John 7:37-52 (NRSV)
37 On the last day of the festival, the great day, while Jesus was standing there, he cried out, “Let anyone who is thirsty come to me, 38 and let the one who believes in me drink. As the scripture has said, ‘Out of the believer’s heart shall flow rivers of living water.’” 39 Now he said this about the Spirit, which believers in him were to receive; for as yet there was no Spirit, because Jesus was not yet glorified.
40 When they heard these words, some in the crowd said, “This is really the prophet.” 41 Others said, “This is the Messiah.” But some asked, “Surely the Messiah does not come from Galilee, does he? 42 Has not the scripture said that the Messiah is descended from David and comes from Bethlehem, the village where David lived?” 43 So there was a division in the crowd because of him. 44 Some of them wanted to arrest him, but no one laid hands on him.
45 Then the temple police went back to the chief priests and Pharisees, who asked them, “Why did you not arrest him?” 46 The police answered, “Never has anyone spoken like this!” 47 Then the Pharisees replied, “Surely you have not been deceived too, have you? 48 Has any one of the authorities or of the Pharisees believed in him? 49 But this crowd, which does not know the law—they are accursed.” 50 Nicodemus, who had gone to Jesus before, and who was one of them, asked, 51 “Our law does not judge people without first giving them a hearing to find out what they are doing, does it?” 52 They replied, “Surely you are not also from Galilee, are you? Search and you will see that no prophet is to arise from Galilee.”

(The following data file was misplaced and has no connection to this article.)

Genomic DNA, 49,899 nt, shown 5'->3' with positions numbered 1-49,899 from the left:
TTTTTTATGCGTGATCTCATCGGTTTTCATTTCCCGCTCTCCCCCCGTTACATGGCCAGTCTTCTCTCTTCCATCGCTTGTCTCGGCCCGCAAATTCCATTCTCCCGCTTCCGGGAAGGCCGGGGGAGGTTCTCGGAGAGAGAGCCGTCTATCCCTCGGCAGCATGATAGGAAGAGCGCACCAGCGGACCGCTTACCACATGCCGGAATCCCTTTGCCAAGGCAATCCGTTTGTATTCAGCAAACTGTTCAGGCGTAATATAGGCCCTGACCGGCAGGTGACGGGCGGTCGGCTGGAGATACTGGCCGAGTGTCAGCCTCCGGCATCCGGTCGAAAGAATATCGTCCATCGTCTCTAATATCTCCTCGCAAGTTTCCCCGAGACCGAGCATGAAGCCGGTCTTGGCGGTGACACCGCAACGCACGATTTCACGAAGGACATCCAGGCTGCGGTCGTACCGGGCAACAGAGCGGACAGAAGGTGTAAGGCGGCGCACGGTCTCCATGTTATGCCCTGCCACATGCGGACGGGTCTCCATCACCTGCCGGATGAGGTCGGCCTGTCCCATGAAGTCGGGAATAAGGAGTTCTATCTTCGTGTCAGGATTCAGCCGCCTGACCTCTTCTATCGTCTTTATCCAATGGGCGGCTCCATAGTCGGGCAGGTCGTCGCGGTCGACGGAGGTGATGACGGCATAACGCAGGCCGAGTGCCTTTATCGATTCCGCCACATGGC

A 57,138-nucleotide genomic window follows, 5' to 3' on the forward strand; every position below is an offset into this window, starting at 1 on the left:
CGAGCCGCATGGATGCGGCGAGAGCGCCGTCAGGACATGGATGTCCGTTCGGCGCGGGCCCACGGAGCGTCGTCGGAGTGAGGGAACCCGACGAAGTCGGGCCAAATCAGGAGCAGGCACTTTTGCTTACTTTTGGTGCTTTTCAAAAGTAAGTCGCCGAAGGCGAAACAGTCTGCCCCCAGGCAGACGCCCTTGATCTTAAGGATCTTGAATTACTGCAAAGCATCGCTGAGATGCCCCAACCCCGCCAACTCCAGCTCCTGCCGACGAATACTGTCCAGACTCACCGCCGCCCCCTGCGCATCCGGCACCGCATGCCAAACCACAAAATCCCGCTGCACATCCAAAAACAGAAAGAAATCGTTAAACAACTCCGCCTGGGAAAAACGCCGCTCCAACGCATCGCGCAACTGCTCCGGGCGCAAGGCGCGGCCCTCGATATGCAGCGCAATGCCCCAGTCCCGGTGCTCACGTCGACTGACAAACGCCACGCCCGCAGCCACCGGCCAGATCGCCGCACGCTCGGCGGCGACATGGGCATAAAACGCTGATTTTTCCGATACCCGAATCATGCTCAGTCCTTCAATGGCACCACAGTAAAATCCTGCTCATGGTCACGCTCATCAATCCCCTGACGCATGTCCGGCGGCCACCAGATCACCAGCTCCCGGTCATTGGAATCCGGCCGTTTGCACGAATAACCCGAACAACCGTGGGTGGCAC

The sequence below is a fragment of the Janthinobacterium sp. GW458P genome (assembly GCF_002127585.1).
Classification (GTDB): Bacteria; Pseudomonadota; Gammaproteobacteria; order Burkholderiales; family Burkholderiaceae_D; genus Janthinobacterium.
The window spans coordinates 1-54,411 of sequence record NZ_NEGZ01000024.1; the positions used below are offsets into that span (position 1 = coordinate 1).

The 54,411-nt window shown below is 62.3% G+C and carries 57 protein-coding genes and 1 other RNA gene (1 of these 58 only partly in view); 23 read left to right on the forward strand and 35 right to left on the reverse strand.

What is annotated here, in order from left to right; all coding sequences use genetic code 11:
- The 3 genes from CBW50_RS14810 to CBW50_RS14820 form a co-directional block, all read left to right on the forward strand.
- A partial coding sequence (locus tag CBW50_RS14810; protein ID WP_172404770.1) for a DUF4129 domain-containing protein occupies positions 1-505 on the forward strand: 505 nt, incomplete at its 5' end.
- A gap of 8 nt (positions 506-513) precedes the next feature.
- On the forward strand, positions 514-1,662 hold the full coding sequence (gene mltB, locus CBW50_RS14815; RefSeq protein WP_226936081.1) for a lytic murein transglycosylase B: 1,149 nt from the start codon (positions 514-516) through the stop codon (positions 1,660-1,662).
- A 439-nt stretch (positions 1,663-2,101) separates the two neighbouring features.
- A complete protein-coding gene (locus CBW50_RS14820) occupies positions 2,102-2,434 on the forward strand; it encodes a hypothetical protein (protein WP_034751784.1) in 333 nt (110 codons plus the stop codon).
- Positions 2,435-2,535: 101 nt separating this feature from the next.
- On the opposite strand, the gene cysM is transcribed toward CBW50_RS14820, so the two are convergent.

I preached on part of this passage a few weeks back, so I have things I could say, but today, we’ll follow up on yesterday’s musings on Bible reading by practicing what I called lectio divina.
Again, this is a Latin phrase that means “divine reading.” In it, you read the text not for full comprehension, but to pay attention to words or phrases that speak to you today. You notice what grabs your attention. Then you read again, thinking about these things, letting the words and ideas that come to mind bounce around your head a bit. As you meditate on these things, you try to practice non-anxious presence. You don’t need to master the text. You don’t need to figure everything out. God is in charge of the Universe today, holding all things together, not you. Try to enjoy some being still, and resting in God. If concerns or anxieties come to mind, speak them to God and ask God to take care of them. And then, before you are done, read a final time, asking God what action your reading can lead you to.
See how your lectio divina goes for you today.